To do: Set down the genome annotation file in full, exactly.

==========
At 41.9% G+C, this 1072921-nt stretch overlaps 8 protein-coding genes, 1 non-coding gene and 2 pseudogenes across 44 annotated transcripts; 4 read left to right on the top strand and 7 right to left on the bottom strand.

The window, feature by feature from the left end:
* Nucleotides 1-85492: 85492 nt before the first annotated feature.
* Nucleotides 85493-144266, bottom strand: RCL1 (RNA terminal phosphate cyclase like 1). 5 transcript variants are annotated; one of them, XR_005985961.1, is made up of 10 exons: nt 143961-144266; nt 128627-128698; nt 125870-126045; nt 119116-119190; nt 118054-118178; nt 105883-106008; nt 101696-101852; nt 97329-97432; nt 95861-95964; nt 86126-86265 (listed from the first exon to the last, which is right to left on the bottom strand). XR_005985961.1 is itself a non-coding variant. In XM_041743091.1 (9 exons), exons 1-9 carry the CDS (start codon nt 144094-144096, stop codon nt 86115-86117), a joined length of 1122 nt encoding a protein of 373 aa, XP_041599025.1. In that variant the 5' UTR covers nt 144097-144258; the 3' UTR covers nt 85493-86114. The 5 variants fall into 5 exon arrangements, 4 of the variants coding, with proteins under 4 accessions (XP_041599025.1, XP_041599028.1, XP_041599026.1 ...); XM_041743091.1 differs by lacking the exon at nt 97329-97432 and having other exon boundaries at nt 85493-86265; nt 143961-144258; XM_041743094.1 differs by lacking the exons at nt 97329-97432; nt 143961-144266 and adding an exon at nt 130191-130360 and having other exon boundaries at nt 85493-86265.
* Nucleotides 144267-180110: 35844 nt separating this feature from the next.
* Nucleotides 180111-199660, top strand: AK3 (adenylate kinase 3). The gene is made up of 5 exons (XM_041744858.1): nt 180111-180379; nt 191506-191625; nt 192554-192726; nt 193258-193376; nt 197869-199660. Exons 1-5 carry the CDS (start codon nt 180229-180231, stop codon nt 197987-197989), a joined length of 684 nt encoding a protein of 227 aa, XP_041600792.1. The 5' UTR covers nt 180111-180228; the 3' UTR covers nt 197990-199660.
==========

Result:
At 41.9% G+C, this 1072921-nt stretch overlaps 8 protein-coding genes, 1 non-coding gene and 2 pseudogenes across 44 annotated transcripts; 4 read left to right on the top strand and 7 right to left on the bottom strand.

The window, feature by feature from the left end:
* Nucleotides 1-85492: 85492 nt before the first annotated feature.
* Nucleotides 85493-144266, bottom strand: RCL1 (RNA terminal phosphate cyclase like 1). 5 transcript variants are annotated; one of them, XR_005985961.1, is made up of 10 exons: nt 143961-144266; nt 128627-128698; nt 125870-126045; nt 119116-119190; nt 118054-118178; nt 105883-106008; nt 101696-101852; nt 97329-97432; nt 95861-95964; nt 86126-86265 (listed from the first exon to the last, which is right to left on the bottom strand). XR_005985961.1 is itself a non-coding variant. In XM_041743091.1 (9 exons), exons 1-9 carry the CDS (start codon nt 144094-144096, stop codon nt 86115-86117), a joined length of 1122 nt encoding a protein of 373 aa, XP_041599025.1. In that variant the 5' UTR covers nt 144097-144258; the 3' UTR covers nt 85493-86114. The 5 variants fall into 5 exon arrangements, 4 of the variants coding, with proteins under 4 accessions (XP_041599025.1, XP_041599028.1, XP_041599026.1 ...); XM_041743091.1 differs by lacking the exon at nt 97329-97432 and having other exon boundaries at nt 85493-86265; nt 143961-144258; XM_041743094.1 differs by lacking the exons at nt 97329-97432; nt 143961-144266 and adding an exon at nt 130191-130360 and having other exon boundaries at nt 85493-86265.
* Nucleotides 144267-180110: 35844 nt separating this feature from the next.
* Nucleotides 180111-199660, top strand: AK3 (adenylate kinase 3). The gene is made up of 5 exons (XM_041744858.1): nt 180111-180379; nt 191506-191625; nt 192554-192726; nt 193258-193376; nt 197869-199660. Exons 1-5 carry the CDS (start codon nt 180229-180231, stop codon nt 197987-197989), a joined length of 684 nt encoding a protein of 227 aa, XP_041600792.1. The 5' UTR covers nt 180111-180228; the 3' UTR covers nt 197990-199660.